It's still well under the radar, but the movement to circumvent the Electoral College gained ground this week. On Sunday, Jared Polis, the governor of Colorado, said he would sign a bill to join the National Popular Vote interstate compact, whose members have pledged to give their electoral votes to the winner of the national popular vote. The Maine Legislature, likewise, is mulling membership and will hold hearings to discuss the issue.
Attacking those lawmakers, Paul LePage, the former governor of Maine — who still calls into conservative radio shows from his retirement home in Florida — dismissed the proposal as an attack on the political rights of white people. "Actually what would happen if they do what they say they're going to do is white people will not have anything to say," he said. "It's only going to be the minorities that would elect. It would be California, Texas, Florida."
That is racist nonsense. But it's useful to think about, in a way, because beneath LePage's objection is an unintentionally keen observation about the electoral status quo. If direct election of the president would give equal weight to all votes, then the Electoral College works to give outsize weight to a narrow group of voters in a handful of states. That bias is why Donald Trump is president. A healthy plurality chose his opponent, but his supporters dominated key "swing" states.
It could happen again. A 2018 report on America's future political demography found four realistic scenarios in which Democrats win the national popular vote but lose the Electoral College because of the geography of the electorate. The 2020 election could be the third time in six elections that the White House went to the loser of the popular vote.That is why Electoral College reform deserves a prominent place in the national conversation, especially as the Democratic Party champions a host of pro-democracy reforms, such as public financing of elections and an end to gerrymandering.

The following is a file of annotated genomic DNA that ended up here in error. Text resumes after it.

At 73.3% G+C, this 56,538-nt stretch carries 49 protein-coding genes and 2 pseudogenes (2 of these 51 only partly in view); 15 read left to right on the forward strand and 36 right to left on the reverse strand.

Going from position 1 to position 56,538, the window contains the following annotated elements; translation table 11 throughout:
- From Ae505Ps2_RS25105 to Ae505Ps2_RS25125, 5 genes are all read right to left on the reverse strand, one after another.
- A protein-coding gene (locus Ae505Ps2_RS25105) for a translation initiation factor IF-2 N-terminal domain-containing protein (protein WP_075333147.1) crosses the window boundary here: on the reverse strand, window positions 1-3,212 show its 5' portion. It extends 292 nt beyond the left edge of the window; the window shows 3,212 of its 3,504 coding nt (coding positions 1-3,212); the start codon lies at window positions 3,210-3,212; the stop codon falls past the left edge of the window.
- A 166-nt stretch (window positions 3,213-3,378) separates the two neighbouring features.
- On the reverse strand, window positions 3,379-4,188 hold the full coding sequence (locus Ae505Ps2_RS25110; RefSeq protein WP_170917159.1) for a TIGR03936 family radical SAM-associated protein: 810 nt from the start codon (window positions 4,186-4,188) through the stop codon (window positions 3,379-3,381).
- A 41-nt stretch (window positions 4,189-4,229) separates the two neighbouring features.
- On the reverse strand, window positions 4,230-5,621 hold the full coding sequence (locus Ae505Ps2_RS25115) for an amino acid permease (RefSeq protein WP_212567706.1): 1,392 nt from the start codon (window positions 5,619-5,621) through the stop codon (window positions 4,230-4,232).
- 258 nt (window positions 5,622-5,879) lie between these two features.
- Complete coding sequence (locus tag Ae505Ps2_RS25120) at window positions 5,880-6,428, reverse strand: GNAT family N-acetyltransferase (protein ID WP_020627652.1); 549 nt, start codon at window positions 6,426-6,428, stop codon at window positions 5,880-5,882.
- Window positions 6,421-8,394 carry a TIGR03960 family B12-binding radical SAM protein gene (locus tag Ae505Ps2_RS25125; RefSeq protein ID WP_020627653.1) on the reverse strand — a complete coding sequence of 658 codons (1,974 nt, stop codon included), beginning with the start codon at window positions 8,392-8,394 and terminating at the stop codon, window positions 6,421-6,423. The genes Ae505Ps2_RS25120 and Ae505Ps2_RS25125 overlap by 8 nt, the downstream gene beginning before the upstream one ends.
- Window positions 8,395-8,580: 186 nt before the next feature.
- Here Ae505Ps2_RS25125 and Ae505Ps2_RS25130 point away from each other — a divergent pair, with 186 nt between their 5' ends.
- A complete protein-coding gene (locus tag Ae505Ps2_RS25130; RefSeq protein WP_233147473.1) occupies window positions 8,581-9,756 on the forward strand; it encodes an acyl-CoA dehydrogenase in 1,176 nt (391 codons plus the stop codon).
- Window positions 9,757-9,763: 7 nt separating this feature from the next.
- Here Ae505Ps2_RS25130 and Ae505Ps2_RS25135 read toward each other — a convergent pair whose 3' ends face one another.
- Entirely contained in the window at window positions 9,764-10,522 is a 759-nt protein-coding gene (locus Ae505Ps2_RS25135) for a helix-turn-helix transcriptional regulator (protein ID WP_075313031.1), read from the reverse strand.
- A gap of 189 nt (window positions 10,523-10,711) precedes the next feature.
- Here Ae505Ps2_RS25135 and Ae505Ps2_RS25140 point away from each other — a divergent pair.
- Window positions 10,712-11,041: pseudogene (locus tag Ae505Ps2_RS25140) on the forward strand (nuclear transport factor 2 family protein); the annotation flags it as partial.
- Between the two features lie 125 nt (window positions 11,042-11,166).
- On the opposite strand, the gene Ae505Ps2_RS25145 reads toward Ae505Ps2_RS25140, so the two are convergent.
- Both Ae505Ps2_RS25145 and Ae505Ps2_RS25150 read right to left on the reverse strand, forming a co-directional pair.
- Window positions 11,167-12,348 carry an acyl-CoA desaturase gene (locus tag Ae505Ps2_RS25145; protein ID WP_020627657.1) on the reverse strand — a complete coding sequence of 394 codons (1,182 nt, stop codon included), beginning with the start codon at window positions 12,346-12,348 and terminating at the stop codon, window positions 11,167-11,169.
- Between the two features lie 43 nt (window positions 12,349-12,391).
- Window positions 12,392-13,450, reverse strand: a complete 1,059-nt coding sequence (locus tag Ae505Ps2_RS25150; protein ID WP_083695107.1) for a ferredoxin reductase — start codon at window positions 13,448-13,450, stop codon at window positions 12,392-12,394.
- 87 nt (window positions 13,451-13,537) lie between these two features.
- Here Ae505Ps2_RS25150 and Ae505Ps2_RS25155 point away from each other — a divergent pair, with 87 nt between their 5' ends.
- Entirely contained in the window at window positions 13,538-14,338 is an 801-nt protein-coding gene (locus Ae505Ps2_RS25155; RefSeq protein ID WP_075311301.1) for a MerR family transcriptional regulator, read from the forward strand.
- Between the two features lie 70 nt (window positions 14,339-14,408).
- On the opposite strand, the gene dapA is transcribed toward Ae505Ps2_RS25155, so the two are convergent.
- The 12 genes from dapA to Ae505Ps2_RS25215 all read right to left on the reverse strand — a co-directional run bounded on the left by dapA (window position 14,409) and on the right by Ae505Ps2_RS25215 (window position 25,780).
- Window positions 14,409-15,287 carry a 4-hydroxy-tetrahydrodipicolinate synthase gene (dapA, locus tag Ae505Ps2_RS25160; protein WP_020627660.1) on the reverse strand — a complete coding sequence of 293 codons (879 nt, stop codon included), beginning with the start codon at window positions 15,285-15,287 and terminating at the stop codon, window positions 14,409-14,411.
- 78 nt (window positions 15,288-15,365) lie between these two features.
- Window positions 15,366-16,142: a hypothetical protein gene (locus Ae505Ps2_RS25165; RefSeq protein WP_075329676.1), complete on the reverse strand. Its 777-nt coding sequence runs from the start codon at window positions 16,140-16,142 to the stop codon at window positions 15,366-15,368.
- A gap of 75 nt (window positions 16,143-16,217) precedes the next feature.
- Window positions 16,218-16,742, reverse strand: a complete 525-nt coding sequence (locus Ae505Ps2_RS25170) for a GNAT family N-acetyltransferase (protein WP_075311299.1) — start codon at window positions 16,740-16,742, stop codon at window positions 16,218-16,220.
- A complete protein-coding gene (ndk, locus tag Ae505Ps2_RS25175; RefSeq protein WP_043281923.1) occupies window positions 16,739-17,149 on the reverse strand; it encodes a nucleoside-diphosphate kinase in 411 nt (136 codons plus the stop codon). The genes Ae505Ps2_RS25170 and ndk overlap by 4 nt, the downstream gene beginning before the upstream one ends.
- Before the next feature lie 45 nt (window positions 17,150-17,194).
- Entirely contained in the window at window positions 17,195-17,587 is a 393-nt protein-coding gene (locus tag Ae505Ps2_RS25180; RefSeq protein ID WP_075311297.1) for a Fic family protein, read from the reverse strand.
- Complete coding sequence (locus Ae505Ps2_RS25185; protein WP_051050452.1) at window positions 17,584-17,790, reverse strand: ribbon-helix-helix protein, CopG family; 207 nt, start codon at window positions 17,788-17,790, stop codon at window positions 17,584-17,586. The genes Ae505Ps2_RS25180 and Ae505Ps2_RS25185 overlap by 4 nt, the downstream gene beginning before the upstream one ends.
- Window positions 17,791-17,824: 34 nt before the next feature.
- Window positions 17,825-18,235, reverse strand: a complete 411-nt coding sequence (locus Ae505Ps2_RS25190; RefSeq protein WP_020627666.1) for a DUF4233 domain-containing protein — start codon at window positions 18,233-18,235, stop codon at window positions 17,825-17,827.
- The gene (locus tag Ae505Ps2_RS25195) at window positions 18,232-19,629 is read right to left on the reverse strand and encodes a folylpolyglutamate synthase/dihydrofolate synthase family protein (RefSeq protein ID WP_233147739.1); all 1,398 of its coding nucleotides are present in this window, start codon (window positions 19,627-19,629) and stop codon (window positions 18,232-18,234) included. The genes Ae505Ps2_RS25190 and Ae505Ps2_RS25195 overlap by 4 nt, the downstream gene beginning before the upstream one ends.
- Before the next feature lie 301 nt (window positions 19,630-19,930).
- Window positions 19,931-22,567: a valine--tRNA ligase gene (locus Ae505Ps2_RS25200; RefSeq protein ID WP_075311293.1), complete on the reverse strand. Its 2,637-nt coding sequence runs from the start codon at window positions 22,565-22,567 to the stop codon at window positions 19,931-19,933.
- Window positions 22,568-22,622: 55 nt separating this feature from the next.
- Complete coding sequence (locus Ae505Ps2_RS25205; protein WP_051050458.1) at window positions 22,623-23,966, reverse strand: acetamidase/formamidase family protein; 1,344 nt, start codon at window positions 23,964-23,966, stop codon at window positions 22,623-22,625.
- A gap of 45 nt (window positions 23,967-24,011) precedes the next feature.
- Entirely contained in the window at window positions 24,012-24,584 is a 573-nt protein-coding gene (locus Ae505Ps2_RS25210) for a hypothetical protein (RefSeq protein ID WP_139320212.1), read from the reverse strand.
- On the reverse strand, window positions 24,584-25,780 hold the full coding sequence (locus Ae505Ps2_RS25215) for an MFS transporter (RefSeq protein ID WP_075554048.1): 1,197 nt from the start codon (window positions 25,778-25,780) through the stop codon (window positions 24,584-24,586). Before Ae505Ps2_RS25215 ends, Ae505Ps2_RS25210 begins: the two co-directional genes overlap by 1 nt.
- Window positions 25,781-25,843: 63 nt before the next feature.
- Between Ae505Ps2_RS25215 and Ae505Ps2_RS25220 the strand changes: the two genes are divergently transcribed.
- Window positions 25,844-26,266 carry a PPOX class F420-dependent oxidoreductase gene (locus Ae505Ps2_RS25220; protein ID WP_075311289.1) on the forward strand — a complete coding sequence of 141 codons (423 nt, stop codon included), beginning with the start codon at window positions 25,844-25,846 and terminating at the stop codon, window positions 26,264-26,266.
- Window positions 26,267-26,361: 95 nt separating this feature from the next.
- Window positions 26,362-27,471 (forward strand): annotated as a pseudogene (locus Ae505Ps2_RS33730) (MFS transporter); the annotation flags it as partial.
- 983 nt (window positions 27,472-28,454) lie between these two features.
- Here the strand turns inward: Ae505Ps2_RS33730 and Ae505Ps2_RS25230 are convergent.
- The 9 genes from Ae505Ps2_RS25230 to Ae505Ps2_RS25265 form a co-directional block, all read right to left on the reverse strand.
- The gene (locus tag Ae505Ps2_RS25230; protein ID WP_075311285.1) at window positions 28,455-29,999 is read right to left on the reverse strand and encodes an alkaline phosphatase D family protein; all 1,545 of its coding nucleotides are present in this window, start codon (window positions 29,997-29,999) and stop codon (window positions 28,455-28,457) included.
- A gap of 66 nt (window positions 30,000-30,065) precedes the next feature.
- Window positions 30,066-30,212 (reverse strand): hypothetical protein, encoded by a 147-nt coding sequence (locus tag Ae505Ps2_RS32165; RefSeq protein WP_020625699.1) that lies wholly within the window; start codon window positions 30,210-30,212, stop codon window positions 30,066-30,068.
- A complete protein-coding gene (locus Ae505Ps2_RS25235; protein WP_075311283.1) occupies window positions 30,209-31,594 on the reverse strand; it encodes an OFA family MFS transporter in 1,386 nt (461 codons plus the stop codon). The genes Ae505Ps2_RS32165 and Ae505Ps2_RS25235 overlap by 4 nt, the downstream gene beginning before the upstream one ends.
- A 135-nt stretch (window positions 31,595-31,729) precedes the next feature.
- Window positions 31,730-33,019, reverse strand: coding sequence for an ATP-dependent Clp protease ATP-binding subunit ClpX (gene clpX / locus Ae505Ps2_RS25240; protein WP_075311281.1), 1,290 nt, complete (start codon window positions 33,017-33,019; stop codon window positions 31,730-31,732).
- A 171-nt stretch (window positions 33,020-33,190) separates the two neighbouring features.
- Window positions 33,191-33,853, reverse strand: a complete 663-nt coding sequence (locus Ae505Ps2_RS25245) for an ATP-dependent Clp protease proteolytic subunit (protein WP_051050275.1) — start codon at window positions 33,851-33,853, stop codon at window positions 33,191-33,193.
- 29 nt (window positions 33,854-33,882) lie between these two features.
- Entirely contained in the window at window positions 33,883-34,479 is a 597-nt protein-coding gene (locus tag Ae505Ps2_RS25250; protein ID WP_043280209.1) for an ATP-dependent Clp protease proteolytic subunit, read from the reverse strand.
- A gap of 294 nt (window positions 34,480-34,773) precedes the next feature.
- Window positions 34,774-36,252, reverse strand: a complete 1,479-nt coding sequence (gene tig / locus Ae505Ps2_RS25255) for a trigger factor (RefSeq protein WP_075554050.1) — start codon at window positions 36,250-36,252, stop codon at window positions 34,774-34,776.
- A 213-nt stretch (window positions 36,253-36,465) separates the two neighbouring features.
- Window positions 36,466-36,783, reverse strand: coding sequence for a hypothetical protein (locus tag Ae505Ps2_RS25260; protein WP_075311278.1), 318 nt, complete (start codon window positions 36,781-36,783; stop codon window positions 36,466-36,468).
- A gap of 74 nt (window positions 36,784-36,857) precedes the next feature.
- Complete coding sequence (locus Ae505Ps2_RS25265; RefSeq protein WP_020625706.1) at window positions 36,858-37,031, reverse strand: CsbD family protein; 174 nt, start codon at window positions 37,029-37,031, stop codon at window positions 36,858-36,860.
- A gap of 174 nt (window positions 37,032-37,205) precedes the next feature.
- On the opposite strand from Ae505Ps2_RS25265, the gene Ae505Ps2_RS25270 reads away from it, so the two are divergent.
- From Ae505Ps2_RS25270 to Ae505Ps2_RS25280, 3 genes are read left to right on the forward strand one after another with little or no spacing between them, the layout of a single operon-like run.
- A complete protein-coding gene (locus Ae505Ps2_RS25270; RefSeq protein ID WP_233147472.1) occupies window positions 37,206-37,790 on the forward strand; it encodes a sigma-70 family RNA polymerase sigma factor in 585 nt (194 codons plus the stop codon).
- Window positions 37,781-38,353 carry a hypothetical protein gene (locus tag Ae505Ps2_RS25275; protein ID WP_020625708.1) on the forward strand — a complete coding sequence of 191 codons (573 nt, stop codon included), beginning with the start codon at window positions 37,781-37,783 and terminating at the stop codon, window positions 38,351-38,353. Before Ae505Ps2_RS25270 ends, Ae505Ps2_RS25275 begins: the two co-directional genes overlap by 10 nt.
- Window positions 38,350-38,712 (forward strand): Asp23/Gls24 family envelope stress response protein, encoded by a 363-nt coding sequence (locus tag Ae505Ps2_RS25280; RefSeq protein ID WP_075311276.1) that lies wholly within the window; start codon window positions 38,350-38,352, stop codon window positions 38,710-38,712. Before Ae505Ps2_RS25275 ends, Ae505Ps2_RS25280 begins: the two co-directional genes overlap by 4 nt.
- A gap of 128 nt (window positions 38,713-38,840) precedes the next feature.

As it stands, the most visible Democrat speaking against it is the former Attorney General Eric Holder, who on Tuesday called for its abolition. "Time to make Electoral College a vestige of the past," he said on Twitter. "It's undemocratic, forces candidates to ignore majority of the voters and campaign in a small number of states. The presidency is our one national office and should be decided — directly — by the voters."
Of course, there are not enough votes in Congress or the states to pass and ratify an amendment abolishing the Electoral College. Beyond partisan politics — Republicans currently benefit from its distortions — there's sentimental attachment to the institution, tied to popular mythology about the Constitution. In this view, the Electoral College is one of the great compromises of the Constitutional Convention, part of the wisdom and genius of the "founding fathers" who sought a middle path between pure democracy on the one hand and anti-majoritarianism on the other.
The truth is less noble. The Electoral College was actually a workaround meant to satisfy a divided Constitutional Convention at the cost of actual functionality. The framers considered three ways to elect a president.
Roger Sherman of Connecticut proposed election by Congress, to make the executive "absolutely dependent on that body, as it was the will of that which was to be executed."
Gouverneur Morris of Pennsylvania proposed popular election. "If the people should elect," Morris said, "they will never fail to prefer some man of distinguished character, or services; some man, if he might so speak, of continental reputation."
Objections came from George Mason of Virginia, who thought "the extent of the Country renders it impossible that the people can have the requisite capacity to judge of the respective pretensions of the Candidates"— and other Southern delegates who feared domination by the largest states. "The most populous States by combining in favor of the same individual will be able to carry their points," said Charles Pinckney of South Carolina.